WASHINGTON – In April, the Trump administration announced its plan to enforce a “zero tolerance” policy for migrants who arrive at the U.S.-Mexico border, a tactic by which law enforcement officials would separate parents from children, at least partially in the hopes of deterring future migration. But it wasn’t until last week that the issue reached a boiling point. Searing stories and images of mothers separated from infants – as well as heart-wrenching audio of young children in a U.S. detention center yelling “Mama!” and “Papi!” – dominated the news in a way few, if any, other stories have since Donald Trump took office.
The outpouring of shock and anger at the zero-tolerance policy – almost 2,000 children were separated from their parents over six weeks in April and May – seemed to take Trump and his aides by surprise. On Wednesday, Trump signed an executive order that he says is meant to keep immigrant families together. But the president has repeatedly insisted that it’s up to Congress to come up with a real fix for a problem that his administration created.
Thanks to Trump’s own actions, no solution appears to be coming from House and Senate Republicans. A hardline immigration bill was defeated last week, and Speaker Paul Ryan postponed a vote on a more moderate bill because he didn’t have the votes. Over the past week, Rolling Stone spoke to numerous Republican lawmakers across the ideological spectrum, and the divide between members pleased with Trump and those frustrated by him revealed just how fractured Trump’s party is on immigration.
“I think that we look at him as our father – it is the family,” says Rep. Dana Rohrabacher (R-CA). “We like him. With all of his personality displays that make people mad at him on the outside, the Republicans are beginning to really like him for all of that.”
House Republicans were looking to their patriarch for direction when Trump spoke to the full Republican conference last week. But Trump gave a meandering speech that left many in his own party scratching their heads, as he seemed to endorse both an ultra-conservative immigration bill and a somewhat more moderate counterpart that includes a path to citizenship for Dreamers as well $25 billion for Trump’s supposed border wall.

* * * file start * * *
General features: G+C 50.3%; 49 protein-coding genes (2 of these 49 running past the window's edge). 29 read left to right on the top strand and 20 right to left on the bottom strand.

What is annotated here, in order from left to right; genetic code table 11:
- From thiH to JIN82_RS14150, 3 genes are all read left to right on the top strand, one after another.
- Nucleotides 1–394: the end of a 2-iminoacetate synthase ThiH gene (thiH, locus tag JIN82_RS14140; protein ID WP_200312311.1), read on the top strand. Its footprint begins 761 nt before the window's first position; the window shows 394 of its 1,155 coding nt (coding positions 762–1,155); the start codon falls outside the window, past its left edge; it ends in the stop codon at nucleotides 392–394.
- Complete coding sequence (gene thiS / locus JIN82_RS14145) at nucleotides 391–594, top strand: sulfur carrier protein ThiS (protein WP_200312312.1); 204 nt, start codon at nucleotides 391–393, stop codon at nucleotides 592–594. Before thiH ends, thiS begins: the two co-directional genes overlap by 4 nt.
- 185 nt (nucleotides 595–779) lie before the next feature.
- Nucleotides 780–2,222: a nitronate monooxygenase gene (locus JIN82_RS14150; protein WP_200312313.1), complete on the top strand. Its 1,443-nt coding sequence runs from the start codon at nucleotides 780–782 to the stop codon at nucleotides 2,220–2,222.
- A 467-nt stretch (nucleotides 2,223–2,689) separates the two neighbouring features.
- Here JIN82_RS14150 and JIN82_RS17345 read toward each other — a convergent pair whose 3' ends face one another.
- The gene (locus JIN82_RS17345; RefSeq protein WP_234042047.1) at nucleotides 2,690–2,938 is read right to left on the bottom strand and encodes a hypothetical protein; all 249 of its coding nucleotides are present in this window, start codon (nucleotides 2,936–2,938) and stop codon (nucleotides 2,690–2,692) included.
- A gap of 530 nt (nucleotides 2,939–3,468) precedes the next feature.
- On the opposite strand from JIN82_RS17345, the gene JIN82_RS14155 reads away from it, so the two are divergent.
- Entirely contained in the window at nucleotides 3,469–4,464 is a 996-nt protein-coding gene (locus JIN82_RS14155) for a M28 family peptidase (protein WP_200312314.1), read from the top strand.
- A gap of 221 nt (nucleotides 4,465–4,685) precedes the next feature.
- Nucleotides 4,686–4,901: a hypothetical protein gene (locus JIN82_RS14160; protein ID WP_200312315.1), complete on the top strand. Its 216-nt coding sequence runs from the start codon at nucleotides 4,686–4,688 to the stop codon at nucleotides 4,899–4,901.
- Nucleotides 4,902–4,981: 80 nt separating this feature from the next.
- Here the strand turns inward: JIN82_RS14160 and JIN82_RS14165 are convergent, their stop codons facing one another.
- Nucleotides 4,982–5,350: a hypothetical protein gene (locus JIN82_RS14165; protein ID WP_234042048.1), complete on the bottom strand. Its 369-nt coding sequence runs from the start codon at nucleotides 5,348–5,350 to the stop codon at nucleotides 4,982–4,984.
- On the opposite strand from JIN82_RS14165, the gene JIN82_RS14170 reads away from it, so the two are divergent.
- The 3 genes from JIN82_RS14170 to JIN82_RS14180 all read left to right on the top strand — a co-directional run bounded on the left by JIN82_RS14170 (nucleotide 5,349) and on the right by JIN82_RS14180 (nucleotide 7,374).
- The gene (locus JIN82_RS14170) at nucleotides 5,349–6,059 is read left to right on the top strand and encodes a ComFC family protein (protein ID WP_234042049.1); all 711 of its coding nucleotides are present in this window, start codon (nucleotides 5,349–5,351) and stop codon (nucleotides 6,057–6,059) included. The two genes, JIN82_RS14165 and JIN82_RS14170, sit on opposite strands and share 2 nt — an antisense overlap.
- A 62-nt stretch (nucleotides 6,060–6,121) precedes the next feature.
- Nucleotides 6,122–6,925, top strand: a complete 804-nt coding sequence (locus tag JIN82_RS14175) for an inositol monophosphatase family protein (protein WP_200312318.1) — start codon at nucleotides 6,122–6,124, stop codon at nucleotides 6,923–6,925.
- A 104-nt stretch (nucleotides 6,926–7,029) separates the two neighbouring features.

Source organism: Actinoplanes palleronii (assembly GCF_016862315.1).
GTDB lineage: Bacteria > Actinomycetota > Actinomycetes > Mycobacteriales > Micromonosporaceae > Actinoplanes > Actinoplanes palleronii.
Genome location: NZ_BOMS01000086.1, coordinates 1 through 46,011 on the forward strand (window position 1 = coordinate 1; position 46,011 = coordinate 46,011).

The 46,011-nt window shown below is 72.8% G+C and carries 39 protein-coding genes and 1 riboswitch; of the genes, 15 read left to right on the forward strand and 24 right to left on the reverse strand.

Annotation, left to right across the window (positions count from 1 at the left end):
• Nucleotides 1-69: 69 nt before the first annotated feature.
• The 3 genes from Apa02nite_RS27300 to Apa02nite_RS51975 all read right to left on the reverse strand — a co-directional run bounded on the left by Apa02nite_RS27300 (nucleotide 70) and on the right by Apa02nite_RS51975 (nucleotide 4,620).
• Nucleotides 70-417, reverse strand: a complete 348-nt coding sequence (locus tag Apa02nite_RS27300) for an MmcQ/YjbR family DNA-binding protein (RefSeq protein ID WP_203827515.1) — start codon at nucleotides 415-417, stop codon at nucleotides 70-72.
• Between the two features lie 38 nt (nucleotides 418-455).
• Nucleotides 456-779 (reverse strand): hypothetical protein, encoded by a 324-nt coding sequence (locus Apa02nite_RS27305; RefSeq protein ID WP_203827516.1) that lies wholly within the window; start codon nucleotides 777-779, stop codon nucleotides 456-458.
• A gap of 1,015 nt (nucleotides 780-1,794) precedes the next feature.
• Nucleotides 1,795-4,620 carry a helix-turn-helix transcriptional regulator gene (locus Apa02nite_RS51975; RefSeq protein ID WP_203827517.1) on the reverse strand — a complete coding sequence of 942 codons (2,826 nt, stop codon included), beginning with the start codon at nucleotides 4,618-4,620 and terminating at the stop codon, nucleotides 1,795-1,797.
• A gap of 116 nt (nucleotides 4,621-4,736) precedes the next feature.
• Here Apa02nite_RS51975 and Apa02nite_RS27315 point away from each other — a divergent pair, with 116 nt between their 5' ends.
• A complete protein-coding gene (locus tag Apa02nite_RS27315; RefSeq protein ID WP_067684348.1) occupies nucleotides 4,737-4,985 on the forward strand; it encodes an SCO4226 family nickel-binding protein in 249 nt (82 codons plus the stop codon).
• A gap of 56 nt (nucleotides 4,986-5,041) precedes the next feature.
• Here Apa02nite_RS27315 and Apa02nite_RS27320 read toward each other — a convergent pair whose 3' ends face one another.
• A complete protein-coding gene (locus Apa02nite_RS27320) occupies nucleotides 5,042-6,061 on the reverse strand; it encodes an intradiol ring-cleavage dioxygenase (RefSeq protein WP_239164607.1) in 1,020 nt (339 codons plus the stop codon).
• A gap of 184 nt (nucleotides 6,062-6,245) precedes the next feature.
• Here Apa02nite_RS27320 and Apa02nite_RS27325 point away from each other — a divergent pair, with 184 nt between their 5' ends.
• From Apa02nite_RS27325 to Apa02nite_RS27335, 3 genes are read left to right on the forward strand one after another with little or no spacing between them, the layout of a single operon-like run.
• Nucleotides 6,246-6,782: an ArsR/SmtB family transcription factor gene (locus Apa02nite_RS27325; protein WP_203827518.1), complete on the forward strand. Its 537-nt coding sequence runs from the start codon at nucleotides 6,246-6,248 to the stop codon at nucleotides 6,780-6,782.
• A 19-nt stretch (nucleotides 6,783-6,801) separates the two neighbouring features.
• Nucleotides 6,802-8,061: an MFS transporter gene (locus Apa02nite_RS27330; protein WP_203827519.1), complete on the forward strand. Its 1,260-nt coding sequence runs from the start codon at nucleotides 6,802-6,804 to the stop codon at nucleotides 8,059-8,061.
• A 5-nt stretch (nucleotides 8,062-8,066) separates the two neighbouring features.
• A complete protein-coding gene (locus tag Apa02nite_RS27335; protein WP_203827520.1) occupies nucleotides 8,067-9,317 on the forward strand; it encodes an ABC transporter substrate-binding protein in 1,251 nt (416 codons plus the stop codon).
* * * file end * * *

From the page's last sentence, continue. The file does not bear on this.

“I think he’s bouncing around,” Rep. Ryan Costello (R-PA), who is leaving Congress at the end of his term, told Rolling Stone after the meeting. “I was left with the impression that he wasn’t as focused on this [as] a lot of us are.”
It’s been reported that Trump even told some lawmakers he’s willing to shut down the government this fall if Congress doesn’t pay for his long-talked-about Mexican border wall. And many House Republicans remain nervous about sticking their necks out for Trump again after voting for an Obamacare repeal-and-replace measure that the president later called “mean.”
“He’s been very clear, and it’s a shame because the Dreamer issue should not be part of the wall discussion and I think that he will get the wall funding,” says retiring Rep. Ileana Ros-Lehtinen (R-FL), who does not support funding for the wall. “It saddens me deeply to see these two issues intertwined because the Dreamers didn’t hop over a fence. That’s a totally different issue. It’s legislative blackmail.”
For now, there doesn’t seem to be a path forward for either House immigration bill in the Senate where there are currently only 51 Republicans and 60 votes are needed to pass legislation.
“I think the concern that a lot of people have is, ‘What will happen if this gets held up?’ – that it only makes it out of the House and doesn’t make it through the Senate,” Rep. Mark Meadows (R-NC), the head of the far-right Freedom Caucus, told reporters at the Capitol last week.
Yet for the pro-Trump faction of the GOP, immigration is the issue they got elected on. No matter the hesitation in the caucus or the public outcry to pass a more humane version of immigration reform, they intend to push for a bill that delivers on their promises to the Trump-loving Republican base.
Rep. Lou Barletta, who is also running for Senate in the battleground state of Pennsylvania this year, says: “I can’t come here after a long battle with this issue – trying to stop illegal immigration – and then vote for amnesty.”